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We, the Kazakhs…
Western readers know little about this people or their vast country, the world’s ninth largest, although the Kazakhs have seen much of human history. From their roots as traders and nomadic herders during the Silk Road period, to their modern experience with atomic bomb testing and space-age triumph, the history of Kazakh culture remains relatively unexplored in the Western world.
Even less known is author Abdi-Jamil Nurpeisov, venerated sage of Kazakh and Russian literature, though his books have been published in translation worldwide. Nurpeisov exposes Kazakh life to Western readers as Tolstoy did with Russians, and Marquez, Colombians.
Final Respects is the story about people standing face-to face with one of the world’s most devastating man-made ecological disasters – the tragedy of the shrinking and dying Aral Sea. The dramatic lives of two childhood friends eloquently unfold as they find themselves on opposite sides of the issues surrounding this awful catastrophe. New seeds of evil corrupt the souls of yesterday’s nomads in their modern environment: ruthlessness, ambitious careerism, unbridled pursuit of profits, ideology, demagogy and deceit. The conflict between these friends, now separated by education and their social milieus also entails their rivalry for the love of the same woman.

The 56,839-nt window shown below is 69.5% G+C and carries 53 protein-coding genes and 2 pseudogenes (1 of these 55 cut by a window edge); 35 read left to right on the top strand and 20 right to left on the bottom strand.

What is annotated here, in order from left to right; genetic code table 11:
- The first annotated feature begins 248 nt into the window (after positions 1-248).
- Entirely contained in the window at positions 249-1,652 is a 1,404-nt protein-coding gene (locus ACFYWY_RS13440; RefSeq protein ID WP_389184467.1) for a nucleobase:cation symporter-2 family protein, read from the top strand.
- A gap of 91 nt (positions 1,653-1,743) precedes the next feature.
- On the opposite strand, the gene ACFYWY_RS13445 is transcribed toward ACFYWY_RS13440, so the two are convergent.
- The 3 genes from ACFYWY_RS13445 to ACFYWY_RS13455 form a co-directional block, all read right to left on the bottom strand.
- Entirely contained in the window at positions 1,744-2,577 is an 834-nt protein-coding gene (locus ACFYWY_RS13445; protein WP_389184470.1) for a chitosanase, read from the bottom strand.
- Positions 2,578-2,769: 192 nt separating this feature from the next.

As a sequel to his epic Blood and Sweat, in Last Respects, Nurpeisov depicts in rich detail the life of a fishing village with its kaleidoscope of panoramic events, ethnographic tapestry, and sophisticated fabric of relationships. Nurpeisov’s colorful past and intimate familiarity with the demise of Kazakh traditional culture and its dramatic history come to life in this enjoyable and educational read.